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Friday, February 21, 2014

"Face" the Pain

I wish I could read Hebrew because the Jewish Bible authors wrote in Hebrew. There is so much we English readers do not see in a text. Genesis 32&33 are the famous story of Jacob and Esau meeting and Jacob wrestling with "a man" (God?). The Hebrew word "face" occurs seven times. The translated as "ahead" are also the Hebrew word for face.

When Jacob deceived his father Isaac, it was because the old man was too 'blind' to recognize his face. Now, after many years of suffering deception and learning to become a better man, Jacob returns to his homeland to face his brother. Esau's last words were "I will kill Jacob" so the meeting is fraught with tension. Jacob divides his family in two camps because he fears that they will be annihilated and he wants to save some. (Parallel to Isaac sacrifice in that God's promise of progeny seems at risk: key learning moment--God is faithful).

Jacob sends all manner of gifts to Esau as an offer of appeasement. The Hebrew word is literally blessing and echoes the stolen blessing from Isaac. Forgiveness is an unearned grace. But in reconciliation restitution/penance is required. One must give back what is taken (and Jewish Law will later declare a 20% surplus should be added to what was taken. Jacob's extreme generosity seems to be an illustration of that principle). Our English translation does not overtly say blessing, but the connection in Hebrew ties together the story.

A man appears to wrestle with Jacob the night before his meeting with Esau. We are left befuddled by it all; although there is an interesting parallel to Exodus 4:24-26 where He (God?) plans to kill the son of Moses but is prevented by the circumcision by Zipporah, the mother. [Frequently the Bible is enigmatic and we do well to be silent before the mystery and worship--rather than engage in the demeaning efforts to conform God's word to our own limited and insufficient theologies and theories.] Whatever else the wrestling match means, it is clear that Jacob hangs on and fights all night, he is crippled by the experience, but he receives the blessing which he demands at the break of day. He leaves, limping, to go meet his brother, carrying a new name: Israel (which means God rules, but is understood as God fights in a passive sense, i.e. one who fights God). The implications for prayer and spirituality are staggering. Like his grandpa Abraham (who argued about Sodom) Jacob stands up to God. In the end, Jacob announces his shock, I have seen God face to face (that word face again) and lived.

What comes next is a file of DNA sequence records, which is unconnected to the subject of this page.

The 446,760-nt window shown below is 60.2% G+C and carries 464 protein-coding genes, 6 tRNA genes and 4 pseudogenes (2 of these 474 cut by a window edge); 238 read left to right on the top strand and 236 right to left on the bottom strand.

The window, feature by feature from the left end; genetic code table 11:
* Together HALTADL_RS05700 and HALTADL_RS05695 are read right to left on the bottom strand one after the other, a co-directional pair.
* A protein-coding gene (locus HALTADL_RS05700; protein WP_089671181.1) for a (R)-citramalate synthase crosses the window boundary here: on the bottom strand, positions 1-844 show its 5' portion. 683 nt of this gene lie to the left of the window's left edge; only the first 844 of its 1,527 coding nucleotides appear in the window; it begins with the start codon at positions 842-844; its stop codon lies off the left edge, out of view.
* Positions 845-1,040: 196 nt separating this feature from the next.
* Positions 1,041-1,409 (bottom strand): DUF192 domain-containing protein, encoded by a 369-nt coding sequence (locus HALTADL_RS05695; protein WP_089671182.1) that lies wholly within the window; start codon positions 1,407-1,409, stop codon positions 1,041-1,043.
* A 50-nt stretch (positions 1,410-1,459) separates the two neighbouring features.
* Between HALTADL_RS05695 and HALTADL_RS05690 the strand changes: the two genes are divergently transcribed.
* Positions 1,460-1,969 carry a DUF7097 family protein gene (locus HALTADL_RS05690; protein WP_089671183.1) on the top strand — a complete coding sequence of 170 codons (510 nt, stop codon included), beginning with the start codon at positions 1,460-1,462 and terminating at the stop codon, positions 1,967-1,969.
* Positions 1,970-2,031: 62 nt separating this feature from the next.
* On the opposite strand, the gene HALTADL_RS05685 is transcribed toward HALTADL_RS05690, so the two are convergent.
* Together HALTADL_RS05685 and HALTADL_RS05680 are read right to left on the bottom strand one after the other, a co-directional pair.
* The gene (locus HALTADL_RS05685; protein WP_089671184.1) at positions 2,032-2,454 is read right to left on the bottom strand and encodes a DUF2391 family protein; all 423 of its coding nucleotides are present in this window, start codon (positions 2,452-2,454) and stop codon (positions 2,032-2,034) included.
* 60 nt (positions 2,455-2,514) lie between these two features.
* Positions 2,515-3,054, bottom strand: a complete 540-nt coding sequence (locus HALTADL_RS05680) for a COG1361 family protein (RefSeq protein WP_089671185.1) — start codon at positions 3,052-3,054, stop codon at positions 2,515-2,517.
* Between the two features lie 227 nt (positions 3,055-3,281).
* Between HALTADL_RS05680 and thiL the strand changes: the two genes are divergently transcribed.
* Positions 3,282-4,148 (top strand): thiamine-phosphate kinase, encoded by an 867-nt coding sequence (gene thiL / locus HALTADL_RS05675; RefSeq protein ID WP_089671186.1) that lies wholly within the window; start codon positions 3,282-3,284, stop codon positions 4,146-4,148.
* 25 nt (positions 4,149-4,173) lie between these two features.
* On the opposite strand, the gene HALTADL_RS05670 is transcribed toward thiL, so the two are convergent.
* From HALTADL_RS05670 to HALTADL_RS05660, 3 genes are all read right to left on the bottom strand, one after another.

If he has prevailed with God, whether he prevails with his brother is yet to be answered. His humility and subservience to Esau are an act of repentance (even if in contemporary expectation he failed to make a detailed confession and admission of guilt). The genuine kindness of Esau stand out as a model of mercy. Ironically, the man who lost his blessing appears to have been blessed none-the-less. He may not be the chosen one, but his life is full of abundance and his spirit appears to have been satisfied. Jacob describes the encounter, "if I have found favor in your eyes, then take this gift from my hand, for I have, after all, seen your face, as one sees the face of God."

Such words seem almost blasphemous, equating a brother to God. Yet, we see here (I think) an echo of the great commandment of Jesus. Love God. Love your neighbor. And the reminder of  1 John (how can you love God Whom you have never seen if you cannot love your brother whom you have seen?) The stunning insight of he Jewish faith (revealed to them by God) is that our human relations are central to our relationship with God. Man is in the image of God (hence no idol is needed). The one who loves God must love those in his/her world. It is, after all, where we see God's face.

The Christian faith is that Jesus IS God. However, if every human face cannot be a window to God, then Jesus' human face could not; He is human after all and shares totally our nature. Jesus is the perfection of what is present within every human. It is alluded to here, I think, in Jacob's testimony. The sacramental nature of the world, God is present IN and THROUGH, is most completely manifest in God present in and through humans. Jesus is perfectly THE HUMAN FACE of God, but all of us are as well. The transformation of Jacob is complete, his restoration is done. Reconciled with the brother he wronged, he has diminished his unworthiness of the grace received by God's blessing (and in his prayer Jacob made clear to God he knew he was unworthy).

In the chapters ahead, Jacob, a much more passive fellow, will continue to suffer at the hand of deceivers. God's purifying love in his life: a mercy which is also a pain and dying (the cross) and a reminder to us that joy and prosperity are not the whole story for the children of God. You and I have our own sins to repent and our own suffering to endure. It is the way things are in the Journey of Faith...

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